The number of British job applicants lying on their CVs rose significantly last year as the tough jobs market made people ever-more desperate to secure employment.
Annual figures from the corporate investigations agency The Risk Advisory Group showed that two-thirds of job seekers submitted applications containing factual inaccuracies, a rise of ten per cent on 2002.
The results came from a detailed analysis of 3,000 of the investigations conducted during the year by TRAG for companies across a range of sectors and mark a further worsening of the problem.
Last year, TRAG found that the proportion of job applicants with such discrepancies grew 15 per cent year-on-year, from 54 per cent in the last quarter of 2001 to 62 per cent in the last quarter of 2002.
In 2003 the problem appeared to grow as the year went on, with almost three-quarters of CVs found to contain innacuracies during the final quarter of the year.
More than half (55 per cent) of all the CVs TRAG scrutinised in 2003 contained employment discrepancies while over a third (36 per cent) contained incorrect academic details.
The worst offenders were women in their early 30s, more than three-quarters (77 per cent) of whose CVs contained some form of discrepancy.
The most honest group were men in their early 20s, but even so half of their CVs were less than scrupulously honest.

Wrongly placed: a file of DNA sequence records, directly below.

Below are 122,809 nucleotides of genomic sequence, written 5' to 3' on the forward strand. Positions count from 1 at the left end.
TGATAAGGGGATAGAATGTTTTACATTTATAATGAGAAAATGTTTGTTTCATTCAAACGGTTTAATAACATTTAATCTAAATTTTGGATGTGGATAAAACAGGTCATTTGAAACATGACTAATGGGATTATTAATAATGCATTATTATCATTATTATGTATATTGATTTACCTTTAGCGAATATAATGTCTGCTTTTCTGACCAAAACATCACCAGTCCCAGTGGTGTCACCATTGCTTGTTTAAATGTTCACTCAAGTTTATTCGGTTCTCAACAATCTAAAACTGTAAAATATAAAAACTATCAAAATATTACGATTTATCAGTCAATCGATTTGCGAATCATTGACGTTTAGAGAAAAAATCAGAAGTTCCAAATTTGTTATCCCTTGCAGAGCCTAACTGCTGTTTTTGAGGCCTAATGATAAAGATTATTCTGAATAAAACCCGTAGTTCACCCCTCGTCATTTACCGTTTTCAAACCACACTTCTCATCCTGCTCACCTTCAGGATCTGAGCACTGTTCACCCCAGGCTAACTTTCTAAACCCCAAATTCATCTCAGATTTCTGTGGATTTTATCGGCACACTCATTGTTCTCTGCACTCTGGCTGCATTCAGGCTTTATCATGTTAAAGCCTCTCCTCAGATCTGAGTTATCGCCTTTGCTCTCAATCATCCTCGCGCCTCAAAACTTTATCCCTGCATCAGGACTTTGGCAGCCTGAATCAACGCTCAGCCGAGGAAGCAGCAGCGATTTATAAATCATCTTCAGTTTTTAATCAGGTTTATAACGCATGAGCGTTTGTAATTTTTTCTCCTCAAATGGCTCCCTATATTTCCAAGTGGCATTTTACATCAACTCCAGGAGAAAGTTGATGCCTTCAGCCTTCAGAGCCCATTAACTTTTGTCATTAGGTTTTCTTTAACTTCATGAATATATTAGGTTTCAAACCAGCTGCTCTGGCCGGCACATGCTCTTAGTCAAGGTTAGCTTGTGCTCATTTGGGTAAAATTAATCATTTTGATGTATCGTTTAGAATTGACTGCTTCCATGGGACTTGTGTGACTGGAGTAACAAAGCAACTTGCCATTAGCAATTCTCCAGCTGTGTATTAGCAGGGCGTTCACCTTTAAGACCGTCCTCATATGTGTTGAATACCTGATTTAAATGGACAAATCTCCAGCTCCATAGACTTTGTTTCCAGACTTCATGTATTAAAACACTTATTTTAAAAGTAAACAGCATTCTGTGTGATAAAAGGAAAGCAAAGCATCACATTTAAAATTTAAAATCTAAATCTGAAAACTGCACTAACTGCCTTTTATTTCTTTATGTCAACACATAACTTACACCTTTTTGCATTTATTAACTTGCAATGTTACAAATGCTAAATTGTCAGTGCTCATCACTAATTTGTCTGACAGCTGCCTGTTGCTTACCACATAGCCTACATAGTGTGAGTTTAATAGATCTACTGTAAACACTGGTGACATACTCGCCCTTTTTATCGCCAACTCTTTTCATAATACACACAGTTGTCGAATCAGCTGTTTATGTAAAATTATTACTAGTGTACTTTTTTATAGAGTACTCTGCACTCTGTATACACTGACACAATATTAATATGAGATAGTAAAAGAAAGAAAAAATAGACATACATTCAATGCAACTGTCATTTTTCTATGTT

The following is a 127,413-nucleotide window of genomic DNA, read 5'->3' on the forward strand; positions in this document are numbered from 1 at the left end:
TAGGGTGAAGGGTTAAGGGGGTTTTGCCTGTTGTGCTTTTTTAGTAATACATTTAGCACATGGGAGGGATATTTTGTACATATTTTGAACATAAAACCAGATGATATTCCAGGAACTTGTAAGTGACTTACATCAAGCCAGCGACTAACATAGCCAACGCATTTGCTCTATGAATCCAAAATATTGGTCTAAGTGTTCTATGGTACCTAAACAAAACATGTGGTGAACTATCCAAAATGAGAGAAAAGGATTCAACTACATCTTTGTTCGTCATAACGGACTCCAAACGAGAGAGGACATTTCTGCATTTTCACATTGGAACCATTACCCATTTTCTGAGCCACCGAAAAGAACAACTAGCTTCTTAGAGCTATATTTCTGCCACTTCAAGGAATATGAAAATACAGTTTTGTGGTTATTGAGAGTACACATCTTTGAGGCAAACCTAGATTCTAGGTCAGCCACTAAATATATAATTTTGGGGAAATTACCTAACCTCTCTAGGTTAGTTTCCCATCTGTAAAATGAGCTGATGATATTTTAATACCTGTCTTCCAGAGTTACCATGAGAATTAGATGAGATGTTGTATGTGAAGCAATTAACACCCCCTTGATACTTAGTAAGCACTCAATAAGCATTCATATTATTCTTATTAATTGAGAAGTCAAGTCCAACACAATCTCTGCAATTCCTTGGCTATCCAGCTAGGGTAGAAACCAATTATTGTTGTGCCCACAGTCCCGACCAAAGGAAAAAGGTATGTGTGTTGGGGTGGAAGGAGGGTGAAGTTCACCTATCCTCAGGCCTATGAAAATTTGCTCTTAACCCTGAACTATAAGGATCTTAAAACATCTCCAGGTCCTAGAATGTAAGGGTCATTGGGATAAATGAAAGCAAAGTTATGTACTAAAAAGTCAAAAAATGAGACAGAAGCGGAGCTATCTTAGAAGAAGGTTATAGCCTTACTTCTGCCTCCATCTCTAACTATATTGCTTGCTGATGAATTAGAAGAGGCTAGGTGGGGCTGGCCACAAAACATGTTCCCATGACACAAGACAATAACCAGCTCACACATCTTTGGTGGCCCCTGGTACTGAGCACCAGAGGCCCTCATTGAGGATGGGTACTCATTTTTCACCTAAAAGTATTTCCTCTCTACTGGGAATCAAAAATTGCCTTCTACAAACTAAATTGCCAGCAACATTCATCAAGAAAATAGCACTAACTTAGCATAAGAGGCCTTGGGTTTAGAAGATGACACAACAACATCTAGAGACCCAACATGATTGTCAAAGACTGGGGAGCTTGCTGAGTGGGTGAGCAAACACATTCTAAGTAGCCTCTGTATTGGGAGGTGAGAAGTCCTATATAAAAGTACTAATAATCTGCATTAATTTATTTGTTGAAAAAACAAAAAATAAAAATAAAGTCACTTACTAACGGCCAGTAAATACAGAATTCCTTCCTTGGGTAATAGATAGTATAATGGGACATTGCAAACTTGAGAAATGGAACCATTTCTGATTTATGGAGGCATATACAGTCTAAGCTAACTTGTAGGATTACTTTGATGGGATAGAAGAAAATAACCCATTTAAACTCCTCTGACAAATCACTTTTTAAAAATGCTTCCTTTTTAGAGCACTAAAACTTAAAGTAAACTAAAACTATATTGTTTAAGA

TRAG’s Alan Beazley, said that while most discrepancies were honest mistakes, one in ten were serious issues such as lies about criminal convictions, fraud against previous employers and even terrorist links.
Because employers expect to see details of up to ten years of employment, university, schooling and address history, he said that it was inevitable that people would make some mistakes.
But, he added: "In quite a lot of cases there appears to be a systematic attempt to omit or massage information."
"Under employment, people might say they left a project when they were made redundant, or worked somewhere they did not. People not declaring the true reasons for them leaving is pretty serious," he said.
TRAG’s CEO, Bill Waite said that the motivation for lying on a CV was often simple ‘survival of the fittest’.
"In a tougher job market, it is clear the temptations for exaggeration or downright lying increase dramatically,” he said.